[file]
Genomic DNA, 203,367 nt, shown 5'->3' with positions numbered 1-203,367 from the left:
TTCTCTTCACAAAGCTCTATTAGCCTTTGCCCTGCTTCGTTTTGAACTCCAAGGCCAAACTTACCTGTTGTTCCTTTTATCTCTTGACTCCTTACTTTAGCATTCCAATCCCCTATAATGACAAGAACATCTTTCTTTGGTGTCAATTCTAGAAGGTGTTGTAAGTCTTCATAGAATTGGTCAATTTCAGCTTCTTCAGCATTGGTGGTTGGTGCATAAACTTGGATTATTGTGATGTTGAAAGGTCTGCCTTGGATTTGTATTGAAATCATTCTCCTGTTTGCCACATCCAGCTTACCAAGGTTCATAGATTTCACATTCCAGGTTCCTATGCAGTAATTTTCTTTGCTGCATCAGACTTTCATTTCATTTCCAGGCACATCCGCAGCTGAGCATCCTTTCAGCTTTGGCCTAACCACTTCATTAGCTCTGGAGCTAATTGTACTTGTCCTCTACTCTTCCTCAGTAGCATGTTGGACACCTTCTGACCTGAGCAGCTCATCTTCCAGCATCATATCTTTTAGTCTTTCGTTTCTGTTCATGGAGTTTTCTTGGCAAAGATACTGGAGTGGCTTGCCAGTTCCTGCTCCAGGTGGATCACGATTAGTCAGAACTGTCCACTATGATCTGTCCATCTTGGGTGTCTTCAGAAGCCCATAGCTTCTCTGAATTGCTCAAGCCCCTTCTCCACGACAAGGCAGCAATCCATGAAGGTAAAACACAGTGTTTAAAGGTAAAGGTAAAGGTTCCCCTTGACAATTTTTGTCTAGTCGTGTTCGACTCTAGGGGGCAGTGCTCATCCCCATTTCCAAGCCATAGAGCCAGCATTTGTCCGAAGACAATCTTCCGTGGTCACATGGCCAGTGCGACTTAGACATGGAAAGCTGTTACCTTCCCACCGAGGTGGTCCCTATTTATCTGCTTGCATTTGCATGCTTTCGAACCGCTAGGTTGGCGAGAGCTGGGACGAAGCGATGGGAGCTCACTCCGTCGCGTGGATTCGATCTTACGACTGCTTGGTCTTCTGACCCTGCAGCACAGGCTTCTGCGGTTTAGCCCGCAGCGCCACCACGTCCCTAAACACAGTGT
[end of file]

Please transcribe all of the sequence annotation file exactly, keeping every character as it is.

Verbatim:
Genomic DNA, 203,367 nt, shown 5'->3' with positions numbered 1-203,367 from the left:
TTCTCTTCACAAAGCTCTATTAGCCTTTGCCCTGCTTCGTTTTGAACTCCAAGGCCAAACTTACCTGTTGTTCCTTTTATCTCTTGACTCCTTACTTTAGCATTCCAATCCCCTATAATGACAAGAACATCTTTCTTTGGTGTCAATTCTAGAAGGTGTTGTAAGTCTTCATAGAATTGGTCAATTTCAGCTTCTTCAGCATTGGTGGTTGGTGCATAAACTTGGATTATTGTGATGTTGAAAGGTCTGCCTTGGATTTGTATTGAAATCATTCTCCTGTTTGCCACATCCAGCTTACCAAGGTTCATAGATTTCACATTCCAGGTTCCTATGCAGTAATTTTCTTTGCTGCATCAGACTTTCATTTCATTTCCAGGCACATCCGCAGCTGAGCATCCTTTCAGCTTTGGCCTAACCACTTCATTAGCTCTGGAGCTAATTGTACTTGTCCTCTACTCTTCCTCAGTAGCATGTTGGACACCTTCTGACCTGAGCAGCTCATCTTCCAGCATCATATCTTTTAGTCTTTCGTTTCTGTTCATGGAGTTTTCTTGGCAAAGATACTGGAGTGGCTTGCCAGTTCCTGCTCCAGGTGGATCACGATTAGTCAGAACTGTCCACTATGATCTGTCCATCTTGGGTGTCTTCAGAAGCCCATAGCTTCTCTGAATTGCTCAAGCCCCTTCTCCACGACAAGGCAGCAATCCATGAAGGTAAAACACAGTGTTTAAAGGTAAAGGTAAAGGTTCCCCTTGACAATTTTTGTCTAGTCGTGTTCGACTCTAGGGGGCAGTGCTCATCCCCATTTCCAAGCCATAGAGCCAGCATTTGTCCGAAGACAATCTTCCGTGGTCACATGGCCAGTGCGACTTAGACATGGAAAGCTGTTACCTTCCCACCGAGGTGGTCCCTATTTATCTGCTTGCATTTGCATGCTTTCGAACCGCTAGGTTGGCGAGAGCTGGGACGAAGCGATGGGAGCTCACTCCGTCGCGTGGATTCGATCTTACGACTGCTTGGTCTTCTGACCCTGCAGCACAGGCTTCTGCGGTTTAGCCCGCAGCGCCACCACGTCCCTAAACACAGTGT